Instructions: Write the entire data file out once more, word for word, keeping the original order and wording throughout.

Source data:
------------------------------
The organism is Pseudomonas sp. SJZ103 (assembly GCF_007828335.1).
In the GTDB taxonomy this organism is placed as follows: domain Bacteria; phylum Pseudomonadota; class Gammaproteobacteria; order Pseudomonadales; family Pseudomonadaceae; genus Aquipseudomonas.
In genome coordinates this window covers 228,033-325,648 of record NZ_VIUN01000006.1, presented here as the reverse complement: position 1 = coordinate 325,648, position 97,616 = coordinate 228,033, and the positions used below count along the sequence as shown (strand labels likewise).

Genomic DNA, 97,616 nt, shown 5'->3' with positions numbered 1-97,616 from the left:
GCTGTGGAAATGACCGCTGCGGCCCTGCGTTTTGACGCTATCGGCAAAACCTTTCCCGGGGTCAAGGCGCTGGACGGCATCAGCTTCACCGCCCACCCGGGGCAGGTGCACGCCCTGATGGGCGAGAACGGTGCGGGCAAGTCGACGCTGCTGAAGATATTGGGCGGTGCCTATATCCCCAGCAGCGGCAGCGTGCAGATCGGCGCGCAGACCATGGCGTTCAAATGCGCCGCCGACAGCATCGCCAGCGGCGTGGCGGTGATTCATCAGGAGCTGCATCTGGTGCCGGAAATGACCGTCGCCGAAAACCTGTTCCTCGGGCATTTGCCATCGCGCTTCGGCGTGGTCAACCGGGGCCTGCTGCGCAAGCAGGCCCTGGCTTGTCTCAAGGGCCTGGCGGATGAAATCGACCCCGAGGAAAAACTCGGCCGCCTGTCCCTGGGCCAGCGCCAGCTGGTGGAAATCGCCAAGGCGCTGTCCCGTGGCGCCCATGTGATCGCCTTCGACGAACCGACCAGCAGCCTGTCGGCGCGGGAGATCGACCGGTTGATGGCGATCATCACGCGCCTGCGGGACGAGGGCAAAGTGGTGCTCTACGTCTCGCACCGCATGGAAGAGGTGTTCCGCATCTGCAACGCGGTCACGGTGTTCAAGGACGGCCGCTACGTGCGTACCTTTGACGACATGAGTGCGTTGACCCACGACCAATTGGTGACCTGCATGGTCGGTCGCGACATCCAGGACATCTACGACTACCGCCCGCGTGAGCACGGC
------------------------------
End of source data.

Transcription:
The organism is Pseudomonas sp. SJZ103 (assembly GCF_007828335.1).
In the GTDB taxonomy this organism is placed as follows: domain Bacteria; phylum Pseudomonadota; class Gammaproteobacteria; order Pseudomonadales; family Pseudomonadaceae; genus Aquipseudomonas.
In genome coordinates this window covers 228,033-325,648 of record NZ_VIUN01000006.1, presented here as the reverse complement: position 1 = coordinate 325,648, position 97,616 = coordinate 228,033, and the positions used below count along the sequence as shown (strand labels likewise).

Genomic DNA, 97,616 nt, shown 5'->3' with positions numbered 1-97,616 from the left:
GCTGTGGAAATGACCGCTGCGGCCCTGCGTTTTGACGCTATCGGCAAAACCTTTCCCGGGGTCAAGGCGCTGGACGGCATCAGCTTCACCGCCCACCCGGGGCAGGTGCACGCCCTGATGGGCGAGAACGGTGCGGGCAAGTCGACGCTGCTGAAGATATTGGGCGGTGCCTATATCCCCAGCAGCGGCAGCGTGCAGATCGGCGCGCAGACCATGGCGTTCAAATGCGCCGCCGACAGCATCGCCAGCGGCGTGGCGGTGATTCATCAGGAGCTGCATCTGGTGCCGGAAATGACCGTCGCCGAAAACCTGTTCCTCGGGCATTTGCCATCGCGCTTCGGCGTGGTCAACCGGGGCCTGCTGCGCAAGCAGGCCCTGGCTTGTCTCAAGGGCCTGGCGGATGAAATCGACCCCGAGGAAAAACTCGGCCGCCTGTCCCTGGGCCAGCGCCAGCTGGTGGAAATCGCCAAGGCGCTGTCCCGTGGCGCCCATGTGATCGCCTTCGACGAACCGACCAGCAGCCTGTCGGCGCGGGAGATCGACCGGTTGATGGCGATCATCACGCGCCTGCGGGACGAGGGCAAAGTGGTGCTCTACGTCTCGCACCGCATGGAAGAGGTGTTCCGCATCTGCAACGCGGTCACGGTGTTCAAGGACGGCCGCTACGTGCGTACCTTTGACGACATGAGTGCGTTGACCCACGACCAATTGGTGACCTGCATGGTCGGTCGCGACATCCAGGACATCTACGACTACCGCCCGCGTGAGCACGGC